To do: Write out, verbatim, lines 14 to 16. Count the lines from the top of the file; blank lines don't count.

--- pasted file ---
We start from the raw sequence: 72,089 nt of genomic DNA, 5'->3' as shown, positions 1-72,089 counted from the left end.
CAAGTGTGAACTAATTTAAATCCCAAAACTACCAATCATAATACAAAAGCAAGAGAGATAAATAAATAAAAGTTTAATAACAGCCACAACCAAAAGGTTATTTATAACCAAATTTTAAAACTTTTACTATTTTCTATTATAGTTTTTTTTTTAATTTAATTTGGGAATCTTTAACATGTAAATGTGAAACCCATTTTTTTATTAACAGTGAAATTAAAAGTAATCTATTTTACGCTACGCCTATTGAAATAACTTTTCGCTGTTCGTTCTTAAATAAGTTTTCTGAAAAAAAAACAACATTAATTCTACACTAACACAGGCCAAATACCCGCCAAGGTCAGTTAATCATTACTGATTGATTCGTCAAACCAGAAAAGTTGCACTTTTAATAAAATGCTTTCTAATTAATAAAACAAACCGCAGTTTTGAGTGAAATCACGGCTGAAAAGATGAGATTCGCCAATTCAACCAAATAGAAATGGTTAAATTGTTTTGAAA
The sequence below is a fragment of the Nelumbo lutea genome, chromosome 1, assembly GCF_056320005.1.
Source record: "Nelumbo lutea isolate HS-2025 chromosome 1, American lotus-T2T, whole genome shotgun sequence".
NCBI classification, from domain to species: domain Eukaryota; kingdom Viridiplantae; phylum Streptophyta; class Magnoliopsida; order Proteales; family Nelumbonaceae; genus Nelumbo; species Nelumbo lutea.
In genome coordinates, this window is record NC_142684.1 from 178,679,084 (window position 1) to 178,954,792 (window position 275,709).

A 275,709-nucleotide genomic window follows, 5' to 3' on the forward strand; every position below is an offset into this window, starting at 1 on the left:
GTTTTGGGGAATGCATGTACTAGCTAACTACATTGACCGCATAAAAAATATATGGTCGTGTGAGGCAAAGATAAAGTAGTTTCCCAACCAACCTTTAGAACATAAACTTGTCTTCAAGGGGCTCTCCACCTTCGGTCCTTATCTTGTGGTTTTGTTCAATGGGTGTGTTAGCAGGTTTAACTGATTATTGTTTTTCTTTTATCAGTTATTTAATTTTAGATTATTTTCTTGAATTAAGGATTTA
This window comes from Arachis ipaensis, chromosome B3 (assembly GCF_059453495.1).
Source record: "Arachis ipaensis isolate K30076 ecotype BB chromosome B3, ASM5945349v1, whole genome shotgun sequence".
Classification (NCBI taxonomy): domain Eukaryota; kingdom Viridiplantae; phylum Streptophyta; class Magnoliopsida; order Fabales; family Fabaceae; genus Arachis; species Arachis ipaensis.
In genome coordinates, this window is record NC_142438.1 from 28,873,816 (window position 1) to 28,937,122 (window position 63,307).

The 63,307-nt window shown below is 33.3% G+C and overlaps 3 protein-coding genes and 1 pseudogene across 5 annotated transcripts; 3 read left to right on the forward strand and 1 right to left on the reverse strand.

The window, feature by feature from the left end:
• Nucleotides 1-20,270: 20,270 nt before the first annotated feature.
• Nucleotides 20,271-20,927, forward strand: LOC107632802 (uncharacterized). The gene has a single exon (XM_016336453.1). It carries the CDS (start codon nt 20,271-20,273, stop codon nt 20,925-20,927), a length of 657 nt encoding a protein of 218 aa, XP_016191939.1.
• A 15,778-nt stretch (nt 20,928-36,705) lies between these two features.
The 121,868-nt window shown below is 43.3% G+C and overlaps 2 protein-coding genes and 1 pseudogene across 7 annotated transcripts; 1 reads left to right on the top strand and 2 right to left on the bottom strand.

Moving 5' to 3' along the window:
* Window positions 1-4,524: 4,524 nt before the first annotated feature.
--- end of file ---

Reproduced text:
The window, feature by feature from the left end:
• Nucleotides 1-20,270: 20,270 nt before the first annotated feature.
• Nucleotides 20,271-20,927, forward strand: LOC107632802 (uncharacterized). The gene has a single exon (XM_016336453.1). It carries the CDS (start codon nt 20,271-20,273, stop codon nt 20,925-20,927), a length of 657 nt encoding a protein of 218 aa, XP_016191939.1.